Skip to main contentAccess keys helpA-Z index

[an error occurred while processing this directive]
watch listen BBC Sport BBC Sport
Low graphics|Help
Last Updated: Thursday, 15 February 2007, 20:58 GMT
Romanov denies corruption claims
Hearts majority shareholder Vladimir Romanov
Romanov is no stranger to controversy
Hearts' Vladimir Romanov has insisted that he was misquoted by a newspaper that suggested he accused the Old Firm of "buying off" players and referees.

Celtic and Rangers are consulting their lawyers about the comments printed in the Russian magazine Futbol.

But Hearts' majority shareholder told his club website: "I don't expect anything except lies and distortion of my quotes.

"Thank God I haven't come across any corruption in Scotland."

But Romanov appeared to have another swipe at Celtic, who have recently signed Steven Pressley and Paul Hartley after the Scotland internationals left his club.

"To my mind, there are no values in this life that are worth betrayal, even if we're talking about hooped shirts," he said.

"If kids are being pushed towards betrayal, I call it seduction, but seduction of their souls."
If the comments are confirmed, it is a matter we would refer to the club's lawyers and the SFA

Rangers chief executive Martin Bain

Romanov had been quoted by the Russian newsapaper as accusing some Hearts players of undermining former stand-in coach Eduard Malofeev by working for rival clubs from within Tynecastle.

Pressley, Hartley and goalkeeper Craig Gordon, who reportedly met Romanov for showdown talks on Thursday after being dropped from the Hearts side, had in October revealed "significant dressing-room unrest" at Tynecastle.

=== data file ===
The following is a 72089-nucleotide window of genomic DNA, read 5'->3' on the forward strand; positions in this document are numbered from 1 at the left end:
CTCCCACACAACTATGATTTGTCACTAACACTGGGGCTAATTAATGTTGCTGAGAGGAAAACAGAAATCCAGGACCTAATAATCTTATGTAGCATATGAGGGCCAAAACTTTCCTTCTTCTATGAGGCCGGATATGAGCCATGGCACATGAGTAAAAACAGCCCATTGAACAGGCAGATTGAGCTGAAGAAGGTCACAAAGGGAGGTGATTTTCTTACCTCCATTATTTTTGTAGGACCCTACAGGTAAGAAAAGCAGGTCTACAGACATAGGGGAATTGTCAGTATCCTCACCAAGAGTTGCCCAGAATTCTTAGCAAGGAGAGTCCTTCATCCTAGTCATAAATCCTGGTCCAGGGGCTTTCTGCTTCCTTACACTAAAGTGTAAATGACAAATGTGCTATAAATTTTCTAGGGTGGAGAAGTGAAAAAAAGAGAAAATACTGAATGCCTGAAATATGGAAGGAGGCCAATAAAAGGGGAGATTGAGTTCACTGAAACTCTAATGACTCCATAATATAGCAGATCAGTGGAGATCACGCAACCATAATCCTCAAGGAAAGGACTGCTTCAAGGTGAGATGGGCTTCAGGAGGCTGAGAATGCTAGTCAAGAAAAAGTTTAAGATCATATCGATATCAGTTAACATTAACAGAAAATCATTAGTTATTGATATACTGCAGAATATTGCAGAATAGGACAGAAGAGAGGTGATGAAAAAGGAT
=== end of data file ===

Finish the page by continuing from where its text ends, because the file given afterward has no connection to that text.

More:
"What we call underhandedness, they call the norm," Romanov was quoted as saying about the British by the Russian magazine.

"For them, it's just normal to betray your home club, hold talks behind each others' backs."

Romanov has an interest in Lithuanian club Kaunas, but he was also quoted as saying that Scottish football is more corrupt than in his adopted homeland.

"And the referees," added Romanov. "If a team is weaker, then no-one can help them, but if they're equally matched then the referee can have a real influence on the outcome.

"Dodgy's not the word for it.

"I myself went there in the hope of avoiding all the sleaze we're so used to over here.

"I thought it was all clean, by the book, all gentlemen. It turns out it's much worse."

Of the Old Firm, he reportedly said: "They've just turned football into showbusiness with their underhand games, paying off players.

"What we call underhandedness, they call the norm."

Romanov is currently involved in a legal dispute with the Scottish FA after he appealed a fine for accusing Scottish referees of bias last season.

And it is likely that the Scottish FA will also be looking into the latest comments.

Rangers chief executive Martin Bain told BBC Scotland: "If the comments are confirmed, it is a matter we would refer to the club's lawyers and the SFA."

Celtic chairman Brian Quinn told BBC Radio Four: "I think it is absurd. Absolutely ridiculous. If he is saying this, I will take legal advice."

And he added on the Today programme: "The Scottish Football Association will clearly take a clear view of this."

Spokesman rejects Romanov claims
15 Feb 07 |  Scottish Premier
Romanov to appeal over SFA fine
19 Dec 06 |  Heart of Midlothian
Romanov fined for ref bias claim
11 Dec 06 |  Heart of Midlothian
Hearts fined for Romanov comments
25 Oct 06 |  Heart of Midlothian


The BBC is not responsible for the content of external internet sites

Daily and weekly e-mails | Mobiles | Desktop Tools | News Feeds | Interactive Television | Downloads
Sport Homepage | Football | Cricket | Rugby Union | Rugby League | Tennis | Golf | Motorsport | Boxing | Athletics | Snooker | Horse Racing | Cycling | Disability sport | Olympics 2012 | Sport Relief | Other sport...

Help | Privacy & Cookies Policy | News sources | About the BBC | Contact us